Try Our Apps
Dictionary.com

follow Dictionary.com

Word of the Day
Friday, September 14, 2018

Definitions for interregnum

  1. any period during which a state has no ruler or only a temporary executive.
  2. an interval of time between the close of a sovereign's reign and the accession of his or her normal or legitimate successor.
  3. any period of freedom from the usual authority.

Learn something
new every day


GET OUR


Thank youfor signing up
Get the Word of the Day Email
Citations for interregnum
But now, he has been on the job for two decades, save for a brief interregnum when he switched posts with his prime minister, Dmitry Medvedev. Michael McFaul, "I've been in meetings with Putin. Here's what Trump can expect." Washington Post, July 15, 2018
During the two years of interregnum, during Dr. Aagaard's administration and in the year of two following his resignation to accept a similar position at the University of Washington, all major clinical chairmanships fell vacant and new appointments had to be made. John S. Chapman, "The Cinderella School of Medicine," The Alcalde, January 1962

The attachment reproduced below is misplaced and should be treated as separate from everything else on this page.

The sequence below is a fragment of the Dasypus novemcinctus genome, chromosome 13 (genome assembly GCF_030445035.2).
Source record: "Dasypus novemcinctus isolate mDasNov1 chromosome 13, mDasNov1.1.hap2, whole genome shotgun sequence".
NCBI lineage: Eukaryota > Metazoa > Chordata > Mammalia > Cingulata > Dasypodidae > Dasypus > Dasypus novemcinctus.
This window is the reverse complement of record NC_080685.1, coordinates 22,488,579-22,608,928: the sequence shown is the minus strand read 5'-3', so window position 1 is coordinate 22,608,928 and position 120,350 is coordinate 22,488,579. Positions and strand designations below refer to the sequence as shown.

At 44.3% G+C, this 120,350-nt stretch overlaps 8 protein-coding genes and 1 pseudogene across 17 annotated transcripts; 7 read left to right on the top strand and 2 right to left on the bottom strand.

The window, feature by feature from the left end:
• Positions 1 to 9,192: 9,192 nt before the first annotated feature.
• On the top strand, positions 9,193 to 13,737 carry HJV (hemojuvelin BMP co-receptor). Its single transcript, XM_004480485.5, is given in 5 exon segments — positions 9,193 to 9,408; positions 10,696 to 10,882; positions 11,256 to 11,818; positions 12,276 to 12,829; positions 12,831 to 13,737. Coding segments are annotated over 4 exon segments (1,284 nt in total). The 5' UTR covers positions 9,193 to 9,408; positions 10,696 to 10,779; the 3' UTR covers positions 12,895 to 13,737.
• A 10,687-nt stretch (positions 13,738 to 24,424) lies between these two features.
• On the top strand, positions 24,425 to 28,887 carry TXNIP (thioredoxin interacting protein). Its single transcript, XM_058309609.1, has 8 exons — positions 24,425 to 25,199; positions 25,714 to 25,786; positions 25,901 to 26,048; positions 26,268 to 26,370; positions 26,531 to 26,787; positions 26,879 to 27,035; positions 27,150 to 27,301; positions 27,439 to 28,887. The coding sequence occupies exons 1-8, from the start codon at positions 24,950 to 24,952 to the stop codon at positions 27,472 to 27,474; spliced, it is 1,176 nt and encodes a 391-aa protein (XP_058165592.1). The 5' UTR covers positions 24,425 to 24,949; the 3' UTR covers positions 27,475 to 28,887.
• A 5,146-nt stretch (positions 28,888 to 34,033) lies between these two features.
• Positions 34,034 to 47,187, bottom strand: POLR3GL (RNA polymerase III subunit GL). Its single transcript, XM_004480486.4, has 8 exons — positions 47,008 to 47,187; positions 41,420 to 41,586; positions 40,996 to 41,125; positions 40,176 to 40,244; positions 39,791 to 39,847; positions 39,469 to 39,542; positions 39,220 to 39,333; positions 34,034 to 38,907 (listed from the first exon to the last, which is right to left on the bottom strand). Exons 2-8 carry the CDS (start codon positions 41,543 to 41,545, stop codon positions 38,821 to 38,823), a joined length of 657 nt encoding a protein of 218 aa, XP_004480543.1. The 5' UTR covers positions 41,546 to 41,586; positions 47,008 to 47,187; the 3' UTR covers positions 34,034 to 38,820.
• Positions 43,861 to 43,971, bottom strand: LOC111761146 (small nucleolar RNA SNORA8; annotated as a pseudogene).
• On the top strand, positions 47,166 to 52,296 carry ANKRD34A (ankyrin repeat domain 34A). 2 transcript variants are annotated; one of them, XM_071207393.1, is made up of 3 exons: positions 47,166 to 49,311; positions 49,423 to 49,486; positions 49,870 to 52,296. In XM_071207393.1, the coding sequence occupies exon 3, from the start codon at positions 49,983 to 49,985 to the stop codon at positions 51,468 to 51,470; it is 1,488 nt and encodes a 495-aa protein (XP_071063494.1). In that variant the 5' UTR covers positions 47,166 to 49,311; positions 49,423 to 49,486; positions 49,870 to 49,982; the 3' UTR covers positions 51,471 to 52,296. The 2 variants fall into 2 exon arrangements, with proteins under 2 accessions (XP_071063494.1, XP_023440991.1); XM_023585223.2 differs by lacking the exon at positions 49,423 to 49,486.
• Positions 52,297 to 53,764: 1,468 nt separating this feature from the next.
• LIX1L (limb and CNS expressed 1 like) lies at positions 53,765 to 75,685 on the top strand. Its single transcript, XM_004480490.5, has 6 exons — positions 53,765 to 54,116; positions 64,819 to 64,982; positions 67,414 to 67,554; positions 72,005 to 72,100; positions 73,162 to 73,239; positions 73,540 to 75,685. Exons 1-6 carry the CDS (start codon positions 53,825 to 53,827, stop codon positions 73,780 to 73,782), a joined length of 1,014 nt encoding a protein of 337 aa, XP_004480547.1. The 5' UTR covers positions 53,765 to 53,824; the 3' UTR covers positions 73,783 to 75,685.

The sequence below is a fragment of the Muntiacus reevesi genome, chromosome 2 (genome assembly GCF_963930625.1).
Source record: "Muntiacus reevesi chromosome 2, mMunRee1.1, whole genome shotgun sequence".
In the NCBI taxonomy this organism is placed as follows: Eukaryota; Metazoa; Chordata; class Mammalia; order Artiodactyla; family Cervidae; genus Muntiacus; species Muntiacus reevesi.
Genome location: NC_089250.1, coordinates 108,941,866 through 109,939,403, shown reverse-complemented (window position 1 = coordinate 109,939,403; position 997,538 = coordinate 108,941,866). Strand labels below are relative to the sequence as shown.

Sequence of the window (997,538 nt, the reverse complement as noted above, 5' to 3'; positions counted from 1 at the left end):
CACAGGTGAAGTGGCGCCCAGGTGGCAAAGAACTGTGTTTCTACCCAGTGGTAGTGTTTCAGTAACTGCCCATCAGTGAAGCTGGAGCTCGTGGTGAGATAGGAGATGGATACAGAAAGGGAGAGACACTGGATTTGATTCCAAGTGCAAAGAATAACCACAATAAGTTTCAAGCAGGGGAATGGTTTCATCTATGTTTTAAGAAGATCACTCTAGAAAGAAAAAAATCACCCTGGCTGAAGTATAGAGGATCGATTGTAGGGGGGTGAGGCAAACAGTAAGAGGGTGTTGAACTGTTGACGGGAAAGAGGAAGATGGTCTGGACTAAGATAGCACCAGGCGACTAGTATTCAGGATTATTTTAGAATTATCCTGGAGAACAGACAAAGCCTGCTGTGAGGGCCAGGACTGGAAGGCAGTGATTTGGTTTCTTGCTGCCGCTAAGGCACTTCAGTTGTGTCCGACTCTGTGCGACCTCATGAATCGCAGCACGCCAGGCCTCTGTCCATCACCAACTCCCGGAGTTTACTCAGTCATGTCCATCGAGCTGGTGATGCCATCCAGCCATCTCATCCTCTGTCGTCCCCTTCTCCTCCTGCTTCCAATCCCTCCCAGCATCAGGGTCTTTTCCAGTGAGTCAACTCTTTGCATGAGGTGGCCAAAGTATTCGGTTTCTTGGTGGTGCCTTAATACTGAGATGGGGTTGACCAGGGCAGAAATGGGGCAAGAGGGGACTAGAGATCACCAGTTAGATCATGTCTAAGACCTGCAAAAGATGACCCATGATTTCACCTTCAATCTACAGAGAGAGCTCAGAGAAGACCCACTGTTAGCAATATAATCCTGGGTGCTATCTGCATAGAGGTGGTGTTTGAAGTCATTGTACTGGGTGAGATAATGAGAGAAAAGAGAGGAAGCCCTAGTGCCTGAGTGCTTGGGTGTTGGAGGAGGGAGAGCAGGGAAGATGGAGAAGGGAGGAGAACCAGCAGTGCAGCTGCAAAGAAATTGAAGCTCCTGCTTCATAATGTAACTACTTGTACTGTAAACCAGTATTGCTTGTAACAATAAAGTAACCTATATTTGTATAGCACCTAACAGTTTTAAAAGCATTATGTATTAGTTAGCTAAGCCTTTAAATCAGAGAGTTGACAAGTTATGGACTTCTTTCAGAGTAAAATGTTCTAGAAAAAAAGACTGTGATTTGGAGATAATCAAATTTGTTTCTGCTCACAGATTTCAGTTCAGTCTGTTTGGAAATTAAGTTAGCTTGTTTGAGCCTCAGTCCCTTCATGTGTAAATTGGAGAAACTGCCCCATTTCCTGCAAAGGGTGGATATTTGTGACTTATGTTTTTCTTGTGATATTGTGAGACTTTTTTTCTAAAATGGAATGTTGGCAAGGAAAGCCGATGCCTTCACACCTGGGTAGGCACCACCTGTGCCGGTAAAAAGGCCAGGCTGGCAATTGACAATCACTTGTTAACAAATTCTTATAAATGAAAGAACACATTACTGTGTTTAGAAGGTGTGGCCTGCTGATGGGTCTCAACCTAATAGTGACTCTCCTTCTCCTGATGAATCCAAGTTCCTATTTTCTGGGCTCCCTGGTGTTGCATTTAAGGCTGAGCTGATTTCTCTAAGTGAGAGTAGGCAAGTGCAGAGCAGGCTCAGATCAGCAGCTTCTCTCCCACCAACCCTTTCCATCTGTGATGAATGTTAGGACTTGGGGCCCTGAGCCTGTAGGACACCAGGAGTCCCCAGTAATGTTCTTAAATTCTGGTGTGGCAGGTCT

Origin of interregnum
1570-1580
Interregnum, a straightforward borrowing from Latin, applies far back in Roman history, to the period of kings (traditionally, 753 b.c.–509 b.c.). An interregnum was the period between the death of the old king and the accession of the new one. During the time of the Roman Republic (509 b.c.–27 b.c.), an interregnum was a period when both consuls or other patrician magistrates were dead or out of office. The Roman Senate then appointed from among themselves an interrex (or a series of interregēs) with consular powers for five-day terms whose principal duty was to supervise the election of new consuls. Interregnum entered English in the 16th century.